GM's CEO Fritz Henderson welcomes organized labor to the Volt battery pack plant in Browntown Township, despite the costs that are typically associated with employing UAW workers.

GM strives to build the Volt and price it as inexpensive as possible, but Henderson believes that goal can be achieved with or without unionization at the facility.  As Henderson said, "The hourly employees have not been hired.  They will be hired and they have to decide if they want the union to represent them.  If they do, we're confident we'll be fully competitive here."

When Henderson spoke at the official opening of this new plant, no UAW representatives were on hand.  They were invited to this grand opening, but were a no show.

In Henderson's speech, he seemed to entirely welcome the UAW by stating, "We have a series of agreements with the UAW in components manufacturing, whether it our second tier or  some of the other innovative things we've done with the UAW in component manufacturing, which is why I'm 100% we'll be competitive here.  This is a General Motors facility, it's a General Motors subsidiary, and if the people choose to be represented by the UAW we welcome that."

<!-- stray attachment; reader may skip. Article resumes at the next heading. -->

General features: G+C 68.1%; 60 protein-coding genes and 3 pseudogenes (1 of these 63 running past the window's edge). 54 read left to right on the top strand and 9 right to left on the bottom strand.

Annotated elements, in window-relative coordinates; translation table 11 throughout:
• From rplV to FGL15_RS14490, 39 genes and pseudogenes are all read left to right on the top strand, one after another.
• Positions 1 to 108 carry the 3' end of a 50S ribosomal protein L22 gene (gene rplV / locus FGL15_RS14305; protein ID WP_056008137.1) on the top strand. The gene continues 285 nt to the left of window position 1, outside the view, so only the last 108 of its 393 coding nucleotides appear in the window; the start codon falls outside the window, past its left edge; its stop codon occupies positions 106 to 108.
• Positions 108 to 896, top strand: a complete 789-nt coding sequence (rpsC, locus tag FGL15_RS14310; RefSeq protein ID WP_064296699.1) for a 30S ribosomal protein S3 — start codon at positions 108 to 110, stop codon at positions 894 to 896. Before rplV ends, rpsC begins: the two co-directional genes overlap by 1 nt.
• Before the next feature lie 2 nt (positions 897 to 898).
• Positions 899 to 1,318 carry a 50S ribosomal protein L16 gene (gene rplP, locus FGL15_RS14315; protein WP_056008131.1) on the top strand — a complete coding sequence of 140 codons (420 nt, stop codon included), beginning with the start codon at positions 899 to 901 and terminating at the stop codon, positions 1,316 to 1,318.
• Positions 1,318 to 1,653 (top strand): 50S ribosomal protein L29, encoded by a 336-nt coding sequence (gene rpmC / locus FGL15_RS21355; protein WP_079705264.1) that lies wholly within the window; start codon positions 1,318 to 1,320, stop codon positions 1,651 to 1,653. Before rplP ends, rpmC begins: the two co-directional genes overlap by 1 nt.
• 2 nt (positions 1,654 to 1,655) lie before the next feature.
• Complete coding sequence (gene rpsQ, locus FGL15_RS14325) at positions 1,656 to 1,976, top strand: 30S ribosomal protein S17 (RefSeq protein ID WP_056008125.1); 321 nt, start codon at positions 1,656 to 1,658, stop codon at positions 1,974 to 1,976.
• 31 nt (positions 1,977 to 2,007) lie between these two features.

The new battery pack plant in Brownstown Township will employ approximately 100 people when the facility goes into action in the second quarter of 2010.  This new facility cost GM nearly $43 million to build and is wholly owned by the company.  It will be staffed by new hires under the lower pay rate or "second tier" rate established by the company two years ago which pays new hires about half the rate of established line workers.

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